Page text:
The Retirement Field Guide reminds us what not to do – don’t waste time “watching too much TV,” while “having an empty calendar,” or you will find you’ve become a hermit. They offer similar ideas for retirement activities, including learning new skills (say, music), being a mentor, joining or starting a club, and many more.

It’s very, very hard to visualize retirement while you are still working. Very hard.  It’s not like being on vacation. If anything, it’s like every day is the weekend. The advice from the various bloggers cited here is sound – take some time now, while you are working, to think about what you want to do with your hard-earned time. Talk to folks who are already over the wall and enjoying retirement, and you’ll be surprised how busy they have become.

Even doing only things you like often requires a bit of cash. A tremendous resource for creating retirement income is the Saskatchewan Pension Plan. The SPP is pretty unique – it’s an open defined contribution pension plan. You can contribute up to $6,300 a year towards your retirement, and SPP will grow your savings (with professional investing at a low cost) until that wonderful day when you move into fitness and hobbies full time. Then, you can collect those grown-up savings in the form of a monthly, lifetime pension cheque. Check them out today!

Written by Martin Biefer
Martin Biefer is Senior Pension Writer at Avery & Kerr Communications in Nepean, Ontario. A veteran reporter, editor and pension communicator, he’s now a freelancer. Interests include golf, line dancing and classic rock. He and his wife live with their Shelties, Duncan and Phoebe, and cat, Toobins. You can follow him on Twitter – his handle is @AveryKerr22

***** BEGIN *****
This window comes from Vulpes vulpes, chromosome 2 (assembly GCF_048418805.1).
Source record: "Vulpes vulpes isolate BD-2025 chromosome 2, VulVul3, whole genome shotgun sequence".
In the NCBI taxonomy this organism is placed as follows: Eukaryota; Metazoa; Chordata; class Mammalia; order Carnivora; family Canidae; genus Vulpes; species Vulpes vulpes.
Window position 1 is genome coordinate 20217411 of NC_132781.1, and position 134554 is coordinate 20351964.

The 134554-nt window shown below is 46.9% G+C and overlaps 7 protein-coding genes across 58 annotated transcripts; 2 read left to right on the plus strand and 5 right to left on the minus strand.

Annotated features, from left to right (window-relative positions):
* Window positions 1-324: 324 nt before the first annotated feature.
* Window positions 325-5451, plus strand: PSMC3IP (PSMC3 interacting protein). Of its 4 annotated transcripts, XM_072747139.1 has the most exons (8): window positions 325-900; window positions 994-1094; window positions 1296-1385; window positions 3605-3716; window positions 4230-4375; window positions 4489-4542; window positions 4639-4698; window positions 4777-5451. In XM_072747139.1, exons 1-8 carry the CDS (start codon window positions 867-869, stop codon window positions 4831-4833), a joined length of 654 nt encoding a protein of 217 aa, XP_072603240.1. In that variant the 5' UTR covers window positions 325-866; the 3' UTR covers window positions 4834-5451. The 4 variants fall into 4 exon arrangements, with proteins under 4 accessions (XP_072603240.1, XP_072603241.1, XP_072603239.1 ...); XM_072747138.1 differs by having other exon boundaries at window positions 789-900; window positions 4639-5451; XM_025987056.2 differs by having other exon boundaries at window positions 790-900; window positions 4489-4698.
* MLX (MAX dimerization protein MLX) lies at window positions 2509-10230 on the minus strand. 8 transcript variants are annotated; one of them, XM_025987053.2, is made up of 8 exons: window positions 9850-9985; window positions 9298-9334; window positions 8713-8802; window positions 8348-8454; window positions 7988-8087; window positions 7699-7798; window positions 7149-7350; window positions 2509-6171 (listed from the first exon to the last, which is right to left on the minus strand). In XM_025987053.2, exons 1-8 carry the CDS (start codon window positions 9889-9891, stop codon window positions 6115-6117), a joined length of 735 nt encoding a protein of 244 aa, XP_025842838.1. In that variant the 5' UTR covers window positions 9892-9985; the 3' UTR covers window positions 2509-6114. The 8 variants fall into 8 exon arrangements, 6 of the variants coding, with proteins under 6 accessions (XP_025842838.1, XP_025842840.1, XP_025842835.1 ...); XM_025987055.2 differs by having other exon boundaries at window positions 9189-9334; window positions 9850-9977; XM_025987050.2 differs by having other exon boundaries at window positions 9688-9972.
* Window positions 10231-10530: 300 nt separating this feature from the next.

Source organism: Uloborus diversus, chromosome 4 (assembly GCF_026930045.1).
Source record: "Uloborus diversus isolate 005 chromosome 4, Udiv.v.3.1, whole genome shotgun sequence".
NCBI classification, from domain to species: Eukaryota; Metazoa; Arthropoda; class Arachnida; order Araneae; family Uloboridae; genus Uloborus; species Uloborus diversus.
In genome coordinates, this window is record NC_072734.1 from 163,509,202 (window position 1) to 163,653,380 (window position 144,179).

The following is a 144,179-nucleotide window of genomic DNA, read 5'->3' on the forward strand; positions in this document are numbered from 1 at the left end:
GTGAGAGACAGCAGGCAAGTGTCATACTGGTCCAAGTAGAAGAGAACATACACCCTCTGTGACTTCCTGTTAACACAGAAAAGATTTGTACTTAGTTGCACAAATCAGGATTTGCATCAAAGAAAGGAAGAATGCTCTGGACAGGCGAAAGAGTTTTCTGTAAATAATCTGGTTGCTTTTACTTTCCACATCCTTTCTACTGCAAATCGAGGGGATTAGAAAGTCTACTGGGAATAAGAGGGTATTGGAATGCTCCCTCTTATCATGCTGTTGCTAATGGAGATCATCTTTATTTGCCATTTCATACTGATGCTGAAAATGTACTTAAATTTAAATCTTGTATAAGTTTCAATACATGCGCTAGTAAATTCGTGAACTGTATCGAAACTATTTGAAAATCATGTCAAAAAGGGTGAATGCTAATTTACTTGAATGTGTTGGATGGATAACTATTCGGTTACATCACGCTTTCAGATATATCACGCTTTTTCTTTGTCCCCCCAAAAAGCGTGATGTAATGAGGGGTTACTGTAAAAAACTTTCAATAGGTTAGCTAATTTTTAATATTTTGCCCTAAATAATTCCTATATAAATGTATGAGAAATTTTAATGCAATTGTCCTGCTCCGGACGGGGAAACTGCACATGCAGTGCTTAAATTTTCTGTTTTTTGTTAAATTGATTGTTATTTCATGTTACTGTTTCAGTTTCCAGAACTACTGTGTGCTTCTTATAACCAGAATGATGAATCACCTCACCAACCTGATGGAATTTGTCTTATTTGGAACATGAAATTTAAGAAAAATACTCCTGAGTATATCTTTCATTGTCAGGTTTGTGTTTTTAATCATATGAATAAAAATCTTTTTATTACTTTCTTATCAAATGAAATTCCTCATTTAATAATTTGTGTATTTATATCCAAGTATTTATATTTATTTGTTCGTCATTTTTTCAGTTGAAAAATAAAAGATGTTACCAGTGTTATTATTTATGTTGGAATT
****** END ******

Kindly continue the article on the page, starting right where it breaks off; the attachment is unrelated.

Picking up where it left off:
Aug 5: Best from the blogosphere

August 5, 2013

By Sheryl Smolkin


The weather is about as good as it gets across Canada in early August, but it won’t be long before the leaves start to fall and temperatures plummet. That’s when some of us start wondering if we can afford retire somewhere warm.

If you are starting to do the research, take a look at the two part series The Pros, Cons, and Considerations of an International Retirement and 10 Best International Places to Retire on

The pros and cons of Ecuador as a retirement destination is on the Wall Street Journal blog called MarketWatch so it is primarily geared to Americans, but there is also lots of useful information for other expats.

Another interesting U.S. post from the N.Y. Times considers how you can go abroad to places like Vietnam and Australia but keep working during at least the early part of your retirement.

But when it comes right down to it, even a tropical climate can’t replace close friends and family. That’s why you may decide to stay put and retire where everyone knows your name.

Regardless of where you decide to hang your hat for the next chapter, see seven habits of happily retired people shared by Brighter Life blogger Dave Dineen. He advocates trying new things, looking after yourself, caring for others and staying engaged.

Do you follow blogs with terrific ideas for saving money that haven’t been mentioned in our weekly “Best from the blogosphere. Share the information with us on and your name will be entered in a quarterly draw for a gift card.